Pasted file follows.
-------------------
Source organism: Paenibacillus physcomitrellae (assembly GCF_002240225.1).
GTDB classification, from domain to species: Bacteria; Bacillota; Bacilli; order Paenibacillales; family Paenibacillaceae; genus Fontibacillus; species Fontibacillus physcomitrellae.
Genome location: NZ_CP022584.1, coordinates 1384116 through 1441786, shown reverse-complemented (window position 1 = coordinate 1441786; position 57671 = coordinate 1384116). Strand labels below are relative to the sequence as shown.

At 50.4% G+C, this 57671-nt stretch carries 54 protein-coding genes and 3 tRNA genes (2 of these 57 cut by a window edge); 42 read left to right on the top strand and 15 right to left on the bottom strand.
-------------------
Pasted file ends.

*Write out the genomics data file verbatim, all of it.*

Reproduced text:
Source organism: Paenibacillus physcomitrellae (assembly GCF_002240225.1).
GTDB classification, from domain to species: Bacteria; Bacillota; Bacilli; order Paenibacillales; family Paenibacillaceae; genus Fontibacillus; species Fontibacillus physcomitrellae.
Genome location: NZ_CP022584.1, coordinates 1384116 through 1441786, shown reverse-complemented (window position 1 = coordinate 1441786; position 57671 = coordinate 1384116). Strand labels below are relative to the sequence as shown.

At 50.4% G+C, this 57671-nt stretch carries 54 protein-coding genes and 3 tRNA genes (2 of these 57 cut by a window edge); 42 read left to right on the top strand and 15 right to left on the bottom strand.